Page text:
Proportional control is designed to eliminate the looping associated with on-off control. As the temperature approaches the set point, the proportional controller reduces the average power supplied to the heater. This has the effect of slowing down the heater so that it does not exceed the set point, but will approach the set point and maintain a stable temperature. This proportional action can be accomplished by turning the output on and off for short periods of time. This "time ratio" changes the ratio of "on" time to "off" time to control temperature. Proportional action occurs within a "proportional band" around the set point temperature. Outside of this band, the controller acts as a switching unit, with the output either fully on (below the band) or fully off (above the band). However, within the frequency band, the output turns on and off at the ratio of the difference between the measured value and the set point. At the set point (midpoint of the proportional band), the output on/off ratio is 1:1; that is, the on-time and off-time are equal. If the temperature is far from the set point, the on and off times vary proportional to the temperature difference. If the temperature is lower than the set value, the output will last longer; if the temperature is too high, the output will be off for a longer time.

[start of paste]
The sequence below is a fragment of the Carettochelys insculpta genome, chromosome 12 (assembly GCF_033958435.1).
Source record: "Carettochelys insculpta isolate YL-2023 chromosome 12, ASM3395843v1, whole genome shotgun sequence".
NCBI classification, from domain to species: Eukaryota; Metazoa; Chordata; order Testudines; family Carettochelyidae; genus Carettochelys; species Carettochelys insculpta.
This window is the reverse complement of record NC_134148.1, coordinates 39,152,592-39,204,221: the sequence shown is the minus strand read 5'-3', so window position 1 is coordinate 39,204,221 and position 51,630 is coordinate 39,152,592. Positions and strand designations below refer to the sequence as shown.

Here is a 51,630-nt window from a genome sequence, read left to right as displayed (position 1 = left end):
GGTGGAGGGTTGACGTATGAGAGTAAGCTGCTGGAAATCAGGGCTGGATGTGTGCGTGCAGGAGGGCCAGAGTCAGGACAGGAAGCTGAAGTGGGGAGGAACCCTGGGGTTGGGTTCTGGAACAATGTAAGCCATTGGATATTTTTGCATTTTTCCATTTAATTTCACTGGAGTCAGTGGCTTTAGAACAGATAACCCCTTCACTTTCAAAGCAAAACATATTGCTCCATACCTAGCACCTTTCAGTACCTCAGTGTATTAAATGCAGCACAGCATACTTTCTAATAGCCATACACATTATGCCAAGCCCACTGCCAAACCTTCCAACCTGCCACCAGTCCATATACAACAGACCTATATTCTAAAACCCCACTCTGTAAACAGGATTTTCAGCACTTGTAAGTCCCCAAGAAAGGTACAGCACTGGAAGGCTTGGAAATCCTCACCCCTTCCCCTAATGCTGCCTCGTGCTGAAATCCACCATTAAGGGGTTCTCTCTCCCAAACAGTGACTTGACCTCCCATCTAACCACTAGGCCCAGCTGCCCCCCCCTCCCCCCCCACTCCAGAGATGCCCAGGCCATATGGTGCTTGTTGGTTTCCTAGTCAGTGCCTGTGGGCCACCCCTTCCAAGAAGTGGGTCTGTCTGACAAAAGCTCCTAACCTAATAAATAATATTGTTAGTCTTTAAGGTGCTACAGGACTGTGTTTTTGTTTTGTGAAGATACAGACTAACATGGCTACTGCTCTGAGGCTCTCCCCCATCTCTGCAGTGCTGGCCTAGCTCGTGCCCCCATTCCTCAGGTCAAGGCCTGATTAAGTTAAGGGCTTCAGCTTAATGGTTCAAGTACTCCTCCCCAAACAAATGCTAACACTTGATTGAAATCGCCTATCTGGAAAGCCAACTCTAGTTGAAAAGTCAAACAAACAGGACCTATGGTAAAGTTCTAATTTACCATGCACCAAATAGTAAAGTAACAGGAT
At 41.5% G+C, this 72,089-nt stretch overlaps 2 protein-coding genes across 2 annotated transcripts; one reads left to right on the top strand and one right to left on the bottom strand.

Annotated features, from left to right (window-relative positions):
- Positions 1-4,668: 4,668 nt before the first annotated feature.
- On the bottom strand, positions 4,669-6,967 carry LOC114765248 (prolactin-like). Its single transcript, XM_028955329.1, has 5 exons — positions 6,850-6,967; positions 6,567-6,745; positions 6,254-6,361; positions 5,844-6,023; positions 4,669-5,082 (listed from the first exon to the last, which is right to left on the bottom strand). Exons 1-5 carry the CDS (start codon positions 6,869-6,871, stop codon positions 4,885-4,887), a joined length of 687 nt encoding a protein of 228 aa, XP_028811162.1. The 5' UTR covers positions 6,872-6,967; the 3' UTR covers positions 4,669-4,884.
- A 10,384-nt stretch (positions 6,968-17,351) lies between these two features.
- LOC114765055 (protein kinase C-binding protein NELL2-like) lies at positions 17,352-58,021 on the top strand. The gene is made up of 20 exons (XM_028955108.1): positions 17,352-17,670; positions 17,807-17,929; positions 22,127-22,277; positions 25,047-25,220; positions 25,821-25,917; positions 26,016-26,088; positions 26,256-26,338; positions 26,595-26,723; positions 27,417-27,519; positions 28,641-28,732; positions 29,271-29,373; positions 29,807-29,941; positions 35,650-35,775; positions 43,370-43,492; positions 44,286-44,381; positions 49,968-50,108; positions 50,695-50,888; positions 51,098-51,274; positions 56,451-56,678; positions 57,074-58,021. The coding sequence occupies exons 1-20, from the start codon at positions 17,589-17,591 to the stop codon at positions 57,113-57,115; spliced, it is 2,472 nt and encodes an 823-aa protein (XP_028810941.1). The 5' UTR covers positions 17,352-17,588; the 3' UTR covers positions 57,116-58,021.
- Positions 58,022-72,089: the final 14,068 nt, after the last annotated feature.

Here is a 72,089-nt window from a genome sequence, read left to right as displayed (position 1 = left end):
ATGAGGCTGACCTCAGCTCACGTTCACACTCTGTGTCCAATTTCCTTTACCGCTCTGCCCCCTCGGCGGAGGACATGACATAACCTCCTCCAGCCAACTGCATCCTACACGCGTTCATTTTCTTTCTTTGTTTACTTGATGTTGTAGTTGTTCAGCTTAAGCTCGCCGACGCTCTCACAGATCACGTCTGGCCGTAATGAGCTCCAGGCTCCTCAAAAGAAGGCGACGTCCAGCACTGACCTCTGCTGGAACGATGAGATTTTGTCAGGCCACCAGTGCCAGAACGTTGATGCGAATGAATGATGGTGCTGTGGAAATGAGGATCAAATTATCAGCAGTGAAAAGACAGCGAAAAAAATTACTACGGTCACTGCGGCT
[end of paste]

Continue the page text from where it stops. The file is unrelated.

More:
PID control

A third controller type provides proportional integral and derivative control, or PID. The controller combines proportional control with two additional adjustments that help the device automatically compensate for changes in the system. These adjustments, integral and derivative, are expressed in time-based units; they are also expressed by their inverses RESET and RATE, respectively. The proportional, integral and derivative terms must be individually tuned or "tuned" to a specific system using trial and error. It provides the most accurate and stable control of the three controller types and is best for systems with relatively low mass that respond quickly to changes in energy added to the process. recommended in the system